No matter how local your business appears, global forces are going to trip you up if they haven’t already. A corollary – all local markets will feel the impact of international competition and technological change. If your job doesn’t disappear into a digital vacuum, it very well could be centralized in Ohio or Korea. Or decentralized everywhere. Toss a coin. People in high places are thinking about you.
Welcome to the Uncertainty-Paradox, it’s not just about big companies. It’s about you. Innovation is a personal enterprise, part of life-long learning that builds value in all different sorts of ways.
For example, folks generating creative output are under some of the most visible pressure to change business models. This is true whether you are a large studio/publisher or one person art studio. It’s very uncomfortable, but not unexpected. Changes in distribution since before the printing press have been altering how fortunes are made and who makes them.
A new business from iStockPhoto ramps this problem up for designers in the same way they hit photographers. iStockPhoto.com will start making custom, single buyer, stock logos available on a sister site for under $700. In reality, this builds a safe marketplace for inexpensive logos, one that had been developing for a number of years. It is a logical and probably necessary jump in service. However, the business model seems to put the majority of risk on designers, changing how they do business. Just as unlimited use stock photography and digital cameras has caused serious disruption in the photography market, this will undoubtedly continue downward pressure on creative shops. Of course it also provides an introduction to selling your services halfway around the globe. Opportunity? Disaster? Race for the bottom?
One issue that stands out for folks in the US (and other countries long in the developed tooth, well actually everywhere) is that job migration appears to be primarily one way – away from home base. Which feels disturbing and unfair, even if there is mutual benefit overall.
In a recent Carnegie Mellon University publication: “Renewing Globalization and Economic Growth in a Post-Crises World – The Future of the G-20 Agenda” I found a few tidbits that deserve watching over the next decade. Government approaches to international trade and policy directly effect the profitability equations on where things get made and done. Mistakes can cause trade wars and disruptions in all markets, not just import/export. Changes can effect the jobs of everyone from CEO to parking attendant.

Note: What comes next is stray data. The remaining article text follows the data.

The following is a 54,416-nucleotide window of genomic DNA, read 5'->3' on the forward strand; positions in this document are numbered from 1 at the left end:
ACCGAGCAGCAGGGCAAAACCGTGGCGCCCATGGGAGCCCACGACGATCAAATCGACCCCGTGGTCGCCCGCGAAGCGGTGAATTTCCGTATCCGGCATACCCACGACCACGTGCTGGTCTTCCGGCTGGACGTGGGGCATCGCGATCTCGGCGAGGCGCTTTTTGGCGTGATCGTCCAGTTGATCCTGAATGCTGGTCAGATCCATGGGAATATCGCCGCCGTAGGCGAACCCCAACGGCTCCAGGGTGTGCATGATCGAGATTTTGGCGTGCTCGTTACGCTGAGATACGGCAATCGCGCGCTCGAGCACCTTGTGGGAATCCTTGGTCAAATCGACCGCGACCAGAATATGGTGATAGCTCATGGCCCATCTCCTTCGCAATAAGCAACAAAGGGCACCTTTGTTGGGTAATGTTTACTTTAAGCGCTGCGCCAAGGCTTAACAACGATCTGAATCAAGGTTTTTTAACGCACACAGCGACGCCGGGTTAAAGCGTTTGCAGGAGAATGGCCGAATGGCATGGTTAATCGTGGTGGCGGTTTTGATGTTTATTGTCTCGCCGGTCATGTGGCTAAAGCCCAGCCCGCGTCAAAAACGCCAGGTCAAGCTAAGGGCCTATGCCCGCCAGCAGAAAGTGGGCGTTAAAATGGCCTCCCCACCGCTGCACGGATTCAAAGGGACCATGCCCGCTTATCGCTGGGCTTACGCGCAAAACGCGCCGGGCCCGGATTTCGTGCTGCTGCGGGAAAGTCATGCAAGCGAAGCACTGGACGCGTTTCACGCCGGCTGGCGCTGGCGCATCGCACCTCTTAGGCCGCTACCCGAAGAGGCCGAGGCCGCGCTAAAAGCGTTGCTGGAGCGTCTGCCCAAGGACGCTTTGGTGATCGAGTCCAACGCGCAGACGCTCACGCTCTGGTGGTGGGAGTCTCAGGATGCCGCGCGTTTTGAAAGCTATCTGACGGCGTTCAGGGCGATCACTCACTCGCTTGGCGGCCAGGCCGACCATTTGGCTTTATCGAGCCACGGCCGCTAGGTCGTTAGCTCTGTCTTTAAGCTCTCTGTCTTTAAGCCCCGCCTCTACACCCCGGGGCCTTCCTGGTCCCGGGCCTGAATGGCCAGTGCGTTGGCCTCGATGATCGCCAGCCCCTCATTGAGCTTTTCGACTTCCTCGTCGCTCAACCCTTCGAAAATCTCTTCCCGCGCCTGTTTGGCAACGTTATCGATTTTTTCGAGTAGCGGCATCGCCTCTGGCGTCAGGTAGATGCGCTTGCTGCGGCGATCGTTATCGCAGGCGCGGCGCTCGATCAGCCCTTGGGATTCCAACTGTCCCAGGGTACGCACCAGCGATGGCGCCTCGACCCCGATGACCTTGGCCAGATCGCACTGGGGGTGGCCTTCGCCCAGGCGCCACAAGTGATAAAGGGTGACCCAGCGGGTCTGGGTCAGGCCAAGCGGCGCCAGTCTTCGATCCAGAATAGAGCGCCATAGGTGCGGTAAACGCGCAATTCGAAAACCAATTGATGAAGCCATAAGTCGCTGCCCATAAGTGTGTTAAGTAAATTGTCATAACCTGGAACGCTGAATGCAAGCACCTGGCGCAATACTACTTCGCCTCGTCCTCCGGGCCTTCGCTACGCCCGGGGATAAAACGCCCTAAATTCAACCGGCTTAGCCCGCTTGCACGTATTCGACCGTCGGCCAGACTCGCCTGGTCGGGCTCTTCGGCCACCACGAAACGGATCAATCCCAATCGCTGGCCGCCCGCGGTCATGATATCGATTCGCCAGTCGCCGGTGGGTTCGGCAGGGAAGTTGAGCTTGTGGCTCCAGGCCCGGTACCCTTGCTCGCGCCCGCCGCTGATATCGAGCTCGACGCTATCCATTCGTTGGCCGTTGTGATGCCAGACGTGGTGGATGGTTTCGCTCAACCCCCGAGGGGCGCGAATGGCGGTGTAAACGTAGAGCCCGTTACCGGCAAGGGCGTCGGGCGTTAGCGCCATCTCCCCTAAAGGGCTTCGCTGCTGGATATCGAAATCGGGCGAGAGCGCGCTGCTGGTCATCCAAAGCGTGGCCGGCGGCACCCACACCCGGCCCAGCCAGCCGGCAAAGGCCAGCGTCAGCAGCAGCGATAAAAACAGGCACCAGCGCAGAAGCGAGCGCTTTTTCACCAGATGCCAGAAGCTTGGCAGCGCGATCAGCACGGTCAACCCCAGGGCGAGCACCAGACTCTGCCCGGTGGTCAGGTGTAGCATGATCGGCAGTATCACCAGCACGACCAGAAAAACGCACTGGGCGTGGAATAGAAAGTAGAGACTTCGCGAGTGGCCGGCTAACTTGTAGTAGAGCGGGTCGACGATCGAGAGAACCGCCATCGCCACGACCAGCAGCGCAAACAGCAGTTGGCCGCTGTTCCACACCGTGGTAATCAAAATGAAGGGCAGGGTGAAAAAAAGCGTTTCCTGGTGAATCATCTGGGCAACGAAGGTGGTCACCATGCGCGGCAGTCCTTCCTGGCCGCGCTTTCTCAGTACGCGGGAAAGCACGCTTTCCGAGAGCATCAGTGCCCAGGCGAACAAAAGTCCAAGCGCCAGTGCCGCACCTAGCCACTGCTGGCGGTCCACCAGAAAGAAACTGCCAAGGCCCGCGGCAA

In the report, Robert Atkinson, President of the Information Technology and Innovation Foundation, makes a compelling argument that today’s ‘mercantilist, export-led’ globalization structure is not sustainable. He defines this approach as focusiing on building prosperity by encouraging exports while discouraging domestic consumption/imports. He feels that we must move core economic policies of nations to innovation-based domestic growth strategies. This is not a call for the re-domstication of manufacturing jobs or a protectionist spew but an assessment that markets in the United States and Europe are simply not big enough to absorb output from export heavy nations like Brazil, China, India, Russia, and Japan. He calls for innovation across industries in every country rather than industry focused groupings. Creating more universal, level growth in prosperity/productivity domestically world wide. Worldwide increases in domestic prosperity will create opportunities worldwide.
A seemingly slight change of focus, but there is a big difference when the argument about imports is what is allowed in vs what can possibly be consumed.
Can you think of any local job that can’t feel the impact of global competition and change? What are you doing to get ready for winds of change?
Fred, This is quite interesting and more than a little scary. I never really thought about what would happen if China and Brazil, etc., keep exporting and all we do is have more and more people flipping hamburgers and processing insurance claim forms. Productivity is key, and I would sure like to see our federal and state governments put a tax system in place that rewards innovation, investment in innovation, and plain old fashioned manufacturing.
.-= Brad Shorr´s last blog ..How To Get More Blog Subscribers =-.
Fred, excellent post. As a small business owner, I am a bit more agile and already serve a global market. However, your post highlights that we need to collectively think long term about the decisions we make today. Too often business looks at the financial impact only and it drives our decisions. There seems to be a need to look at a much bigger picture that examines how we are literally changing the future. We can each look within our own region and see on a small scale how decisions 10 years ago have had far reaching consequences today. Here in Michigan that shift is scarily evident.
.-= Karen Swim´s last blog ..Rip the Veil or Close the Blinds? =-.
Hi Brad, it’s a subtle shift but the question of sustainability when it comes to international economic models really does seem to be gaining traction. While this probably won’t bring manufacturing flying back to the U.S. it may help raise issues before the next wave leaves.
Hi Karen, I’m glad you’re ready because I think Small Business could drive the next revolution in international business. Cross-border communications and transactions have become so much easier as the internet infrastructure matures that nimble might make all the difference.